I think it would be a good idea to start meeting them, which the current mayor has failed to do.  I'll meet them and tell them what we can and can't afford. 

How do you get to work?

I try to cycle into work as often as possible.

Bus and Tube. 

How are you going to make sure our readers have more money in their pockets for travelling/drinking at the end of the month?

By cutting waste at City Hall to free up £3.5 billion for services we have been able to cut City Hall’s share of council tax, putting an average £445 back into Londoners’ pockets, and if re-elected I will cut council tax by at least 10 per cent over the next four years.

I'll cut their fares by 7%, saving the average Londoner £1000 over the next four years. My plans to create a London-wide lettings agency will help stop TNT readers being ripped off by dodgy landlords and extortionate agency fees, and my plans for an energy cooperative will save them £120 a year. To find out exactly how much money they'll save with me, they should go to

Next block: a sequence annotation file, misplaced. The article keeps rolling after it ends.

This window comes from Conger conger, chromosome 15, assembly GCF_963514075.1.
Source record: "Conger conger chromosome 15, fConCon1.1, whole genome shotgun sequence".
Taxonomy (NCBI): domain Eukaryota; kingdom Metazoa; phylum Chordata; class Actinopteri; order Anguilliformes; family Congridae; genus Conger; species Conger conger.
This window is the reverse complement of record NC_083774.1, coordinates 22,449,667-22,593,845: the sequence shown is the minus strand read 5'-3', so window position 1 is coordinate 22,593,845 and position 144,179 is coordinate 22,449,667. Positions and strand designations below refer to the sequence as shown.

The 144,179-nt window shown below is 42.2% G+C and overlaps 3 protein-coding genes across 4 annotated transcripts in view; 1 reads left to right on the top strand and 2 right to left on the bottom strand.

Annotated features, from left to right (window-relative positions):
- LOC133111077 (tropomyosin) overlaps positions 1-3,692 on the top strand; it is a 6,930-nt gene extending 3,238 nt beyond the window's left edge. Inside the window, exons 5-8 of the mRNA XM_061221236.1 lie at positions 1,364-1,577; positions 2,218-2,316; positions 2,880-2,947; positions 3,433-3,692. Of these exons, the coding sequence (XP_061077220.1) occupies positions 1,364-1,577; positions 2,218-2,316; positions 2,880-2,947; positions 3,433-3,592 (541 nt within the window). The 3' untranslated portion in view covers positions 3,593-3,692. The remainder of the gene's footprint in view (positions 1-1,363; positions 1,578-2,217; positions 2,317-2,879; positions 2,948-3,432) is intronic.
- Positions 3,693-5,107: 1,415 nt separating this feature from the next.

Boris Johnson outside a pub in London

After last year's riots, what are you doing to tackle youth violence?

Last year’s riots show the full scale of the challenges we still face. In particular, urgent attention needs to be given to our youth justice system. That is why I am committed to more targeted programmes aimed at helping London’s vulnerable young people steer away from a life of crime.

This includes launching 25 Leadership Clubs in secondary schools to tackle the underlying causes of last year’s riots and recruiting 1,000 volunteers to help up to 10,000 young adults through uniformed groups.